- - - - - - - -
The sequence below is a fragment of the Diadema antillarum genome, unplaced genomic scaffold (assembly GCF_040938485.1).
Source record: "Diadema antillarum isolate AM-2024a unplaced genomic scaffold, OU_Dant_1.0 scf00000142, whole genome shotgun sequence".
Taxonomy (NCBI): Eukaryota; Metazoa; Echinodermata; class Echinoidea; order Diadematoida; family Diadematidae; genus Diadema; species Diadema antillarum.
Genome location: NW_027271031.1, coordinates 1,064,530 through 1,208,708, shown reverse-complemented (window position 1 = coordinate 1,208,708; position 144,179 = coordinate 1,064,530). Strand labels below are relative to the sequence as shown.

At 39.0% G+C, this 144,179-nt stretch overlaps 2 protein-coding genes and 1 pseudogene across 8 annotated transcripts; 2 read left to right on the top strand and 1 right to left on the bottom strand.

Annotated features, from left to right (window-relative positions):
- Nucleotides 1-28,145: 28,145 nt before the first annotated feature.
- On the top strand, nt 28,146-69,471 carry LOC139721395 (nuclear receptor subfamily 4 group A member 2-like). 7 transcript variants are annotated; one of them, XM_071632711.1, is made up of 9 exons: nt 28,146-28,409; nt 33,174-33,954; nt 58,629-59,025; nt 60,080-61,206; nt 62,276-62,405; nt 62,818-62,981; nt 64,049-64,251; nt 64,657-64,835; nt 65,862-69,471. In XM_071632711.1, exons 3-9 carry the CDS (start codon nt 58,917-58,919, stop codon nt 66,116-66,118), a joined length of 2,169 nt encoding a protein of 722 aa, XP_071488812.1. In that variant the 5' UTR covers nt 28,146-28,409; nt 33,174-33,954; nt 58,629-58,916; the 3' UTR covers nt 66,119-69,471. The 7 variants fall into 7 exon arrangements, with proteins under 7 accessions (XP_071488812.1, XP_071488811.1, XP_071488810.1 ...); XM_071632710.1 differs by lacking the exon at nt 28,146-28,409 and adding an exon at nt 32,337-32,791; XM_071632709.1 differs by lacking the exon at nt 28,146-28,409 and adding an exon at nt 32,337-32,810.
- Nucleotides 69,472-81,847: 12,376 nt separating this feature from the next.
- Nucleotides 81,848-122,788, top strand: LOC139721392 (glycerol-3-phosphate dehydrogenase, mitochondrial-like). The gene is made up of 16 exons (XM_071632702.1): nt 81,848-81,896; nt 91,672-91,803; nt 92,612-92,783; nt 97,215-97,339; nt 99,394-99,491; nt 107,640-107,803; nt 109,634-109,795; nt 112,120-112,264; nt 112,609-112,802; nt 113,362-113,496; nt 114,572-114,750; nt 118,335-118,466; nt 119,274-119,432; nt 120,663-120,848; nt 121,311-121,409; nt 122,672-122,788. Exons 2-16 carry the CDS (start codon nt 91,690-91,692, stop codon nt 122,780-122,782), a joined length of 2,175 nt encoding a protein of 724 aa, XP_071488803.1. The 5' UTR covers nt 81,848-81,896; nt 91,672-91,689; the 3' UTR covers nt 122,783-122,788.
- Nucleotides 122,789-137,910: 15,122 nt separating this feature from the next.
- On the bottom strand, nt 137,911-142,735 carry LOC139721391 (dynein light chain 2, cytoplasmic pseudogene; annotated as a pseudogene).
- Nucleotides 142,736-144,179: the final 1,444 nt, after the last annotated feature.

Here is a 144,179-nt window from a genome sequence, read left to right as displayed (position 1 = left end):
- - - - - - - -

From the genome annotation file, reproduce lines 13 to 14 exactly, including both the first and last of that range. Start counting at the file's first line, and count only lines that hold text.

- Nucleotides 142,736-144,179: the final 1,444 nt, after the last annotated feature.

Here is a 144,179-nt window from a genome sequence, read left to right as displayed (position 1 = left end):